...let me be clear: we will not be satisfied until all the violent extremism emanating from the Federally Administered Tribal Areas is brought
under control. It is unacceptable for extremists to use those areas to plan, train for, or execute attacks against Afghanistan, Pakistan, or the wider world. Their ongoing ability to do so is a barrier to lasting security, both regionally and internationally. Pakistan’s Government must bring the frontier area under its control as quickly as possible and we are certainly prepared to provide appropriate assistance to the Government of Pakistan in order to achieve that objective.
And, in response to a question from the audience:
we want to be supportive of the Government of Pakistan’s efforts to
enhance the standard of living, the level of development of that region, and we’re very supportive of those efforts. In fact, we have a five-year, $150 million a year program to support the Federally Administered Tribal Areas. But when it comes to the issue of international terrorism, we don’t think that area should be a platform from which attacks can be conducted against other parts of Pakistan, nor do we think it should be a platform for the conduct of attacks into Afghanistan across the border, where we have, of course, great interests in the stability of that country and we have our own troops and other NATO troops
stationed there who end up being the victims of some of these attacks. And of course, we don’t want to see the tribal area being used as a platform for plotting and executing international terrorist activity against the West. So any kind of agreement or understanding which might be negotiated, we would have to look at in the light of those imperatives for United States policies.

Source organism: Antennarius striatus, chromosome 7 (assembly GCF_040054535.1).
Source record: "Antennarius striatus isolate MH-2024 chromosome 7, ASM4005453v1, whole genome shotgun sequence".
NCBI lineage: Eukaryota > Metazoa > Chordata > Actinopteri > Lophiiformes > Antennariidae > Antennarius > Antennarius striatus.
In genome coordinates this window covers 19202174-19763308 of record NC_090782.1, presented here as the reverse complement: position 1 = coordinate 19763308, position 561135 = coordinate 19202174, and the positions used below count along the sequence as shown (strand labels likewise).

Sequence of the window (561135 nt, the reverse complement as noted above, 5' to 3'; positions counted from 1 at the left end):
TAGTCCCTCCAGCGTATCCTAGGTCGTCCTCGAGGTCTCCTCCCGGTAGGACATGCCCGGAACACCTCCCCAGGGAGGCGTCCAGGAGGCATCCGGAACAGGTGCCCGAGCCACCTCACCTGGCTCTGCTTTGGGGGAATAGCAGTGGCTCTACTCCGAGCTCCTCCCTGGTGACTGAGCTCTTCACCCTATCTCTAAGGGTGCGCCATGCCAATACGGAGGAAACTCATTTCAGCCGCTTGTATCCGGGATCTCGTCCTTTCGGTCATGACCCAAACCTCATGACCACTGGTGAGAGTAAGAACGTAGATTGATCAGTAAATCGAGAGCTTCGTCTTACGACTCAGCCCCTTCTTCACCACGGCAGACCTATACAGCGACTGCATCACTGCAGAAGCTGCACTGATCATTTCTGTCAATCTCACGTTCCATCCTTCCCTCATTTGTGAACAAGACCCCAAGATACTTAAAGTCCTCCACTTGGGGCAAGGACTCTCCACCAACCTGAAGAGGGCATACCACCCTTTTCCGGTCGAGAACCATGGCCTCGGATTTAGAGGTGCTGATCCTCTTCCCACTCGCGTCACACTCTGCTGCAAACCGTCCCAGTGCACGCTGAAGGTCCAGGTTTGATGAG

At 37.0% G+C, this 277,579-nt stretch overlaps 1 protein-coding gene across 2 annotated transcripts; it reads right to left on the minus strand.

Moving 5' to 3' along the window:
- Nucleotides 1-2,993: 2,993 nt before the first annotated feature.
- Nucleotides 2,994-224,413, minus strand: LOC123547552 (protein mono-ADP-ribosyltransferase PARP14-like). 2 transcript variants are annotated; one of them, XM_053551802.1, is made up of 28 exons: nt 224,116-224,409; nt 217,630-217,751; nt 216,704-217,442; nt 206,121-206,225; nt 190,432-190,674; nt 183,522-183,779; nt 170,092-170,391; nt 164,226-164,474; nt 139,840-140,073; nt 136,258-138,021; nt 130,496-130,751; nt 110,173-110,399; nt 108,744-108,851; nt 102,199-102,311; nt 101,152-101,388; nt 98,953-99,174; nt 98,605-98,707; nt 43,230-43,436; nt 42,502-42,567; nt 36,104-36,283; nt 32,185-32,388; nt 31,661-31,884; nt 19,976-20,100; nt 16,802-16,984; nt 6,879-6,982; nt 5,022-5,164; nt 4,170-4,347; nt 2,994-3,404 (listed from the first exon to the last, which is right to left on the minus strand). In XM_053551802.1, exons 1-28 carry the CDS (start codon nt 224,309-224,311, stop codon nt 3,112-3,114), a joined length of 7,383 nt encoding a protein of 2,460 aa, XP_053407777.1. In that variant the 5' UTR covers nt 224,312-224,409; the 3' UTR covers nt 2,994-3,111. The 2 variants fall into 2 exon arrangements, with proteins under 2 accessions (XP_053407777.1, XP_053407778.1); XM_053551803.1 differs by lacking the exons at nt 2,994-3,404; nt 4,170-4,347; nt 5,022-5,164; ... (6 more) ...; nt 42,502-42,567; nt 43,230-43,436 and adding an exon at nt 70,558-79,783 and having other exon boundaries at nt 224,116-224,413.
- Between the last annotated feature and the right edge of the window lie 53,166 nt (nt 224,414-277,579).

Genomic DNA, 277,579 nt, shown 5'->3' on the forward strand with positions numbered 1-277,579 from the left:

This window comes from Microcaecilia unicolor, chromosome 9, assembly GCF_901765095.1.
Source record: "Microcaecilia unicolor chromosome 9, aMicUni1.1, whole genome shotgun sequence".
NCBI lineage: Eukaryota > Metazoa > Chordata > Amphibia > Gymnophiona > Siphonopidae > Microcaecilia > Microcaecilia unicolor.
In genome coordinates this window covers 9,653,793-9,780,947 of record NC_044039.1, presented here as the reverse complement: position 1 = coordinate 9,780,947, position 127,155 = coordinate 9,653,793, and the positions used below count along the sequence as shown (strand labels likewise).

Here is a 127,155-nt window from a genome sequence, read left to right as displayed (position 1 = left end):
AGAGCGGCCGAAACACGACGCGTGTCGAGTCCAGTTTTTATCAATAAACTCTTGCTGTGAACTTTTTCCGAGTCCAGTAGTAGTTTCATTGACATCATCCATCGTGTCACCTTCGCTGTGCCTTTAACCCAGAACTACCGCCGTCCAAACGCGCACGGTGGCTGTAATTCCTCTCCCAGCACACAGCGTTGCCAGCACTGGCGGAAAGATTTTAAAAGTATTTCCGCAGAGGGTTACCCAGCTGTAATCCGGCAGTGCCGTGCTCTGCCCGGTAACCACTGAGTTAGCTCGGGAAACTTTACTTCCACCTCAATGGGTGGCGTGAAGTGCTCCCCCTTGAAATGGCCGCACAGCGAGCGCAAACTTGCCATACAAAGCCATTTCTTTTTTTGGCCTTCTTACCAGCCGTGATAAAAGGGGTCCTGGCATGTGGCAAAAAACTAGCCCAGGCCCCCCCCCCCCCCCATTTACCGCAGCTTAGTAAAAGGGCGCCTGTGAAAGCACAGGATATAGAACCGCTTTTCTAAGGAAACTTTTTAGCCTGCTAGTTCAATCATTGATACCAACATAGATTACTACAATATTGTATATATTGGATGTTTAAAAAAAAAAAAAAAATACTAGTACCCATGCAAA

Pakistan, you have been warned!
Background on both Negroponte and the NED.
Beyond the specifics of U.S.-Pakistani relations, it is instructive to place this speech in the broader context of Bush Administration policy during his final year in office. As I wrote in mid-March:
"To understand the dynamics underlying contemporary global political strife, it is essential to comprehend that choices exist. Bush could try to leave office on high note by leading the world away from the law of the jungle toward mutual understanding. Annapolis was the wave of a hand in this direction, though it was clear from the start, given Bush’s refusal to invite two of the key players – Hamas and Iran, that it did not constitute a sincere effort at a new direction.
Alternatively, Bush could pull back and allow others freedom to maneuver. Since the neo-con policy of force is not working, perhaps others have better ideas. Intentionally or not, the effect of the NIE was to put Europe in the driver’s seat in terms of leading the charge against Iranian nuclear program. Beyond this, for every Islamic problem facing Bush, local initiatives to resolve the situation peacefully exist but are being blocked by U.S. policy....
There is little indication, however, that Bush will consider these alternatives. Rather, if various disparate pieces of recent evidence are put together, the resulting pattern suggests that in the waning months of his administration, Bush means to intensify American pressure on the Islamic world, further promoting the emergence of an Islamic political fault line that will split Moslem societies even as it leads to more severe confrontation with the West. If the policy of force has not worked after six and a half years, then apply more force!"
Those comments preceeded the decision of U.S. proxy al-Maliki to attack al Sadr, the decision of the U.S. to send its troops into Sadr City, the recent U.S. missile attack on Somalia, the intensified U.S. rhetoric of recent weeks blaming Iran for its self-inflicted problems in Iraq, and the decision of the pro-U.S. Lebanese regime to intensify its confrontation with Hezballah this week by cutting its phone lines. Now, it's Pakistan's turn.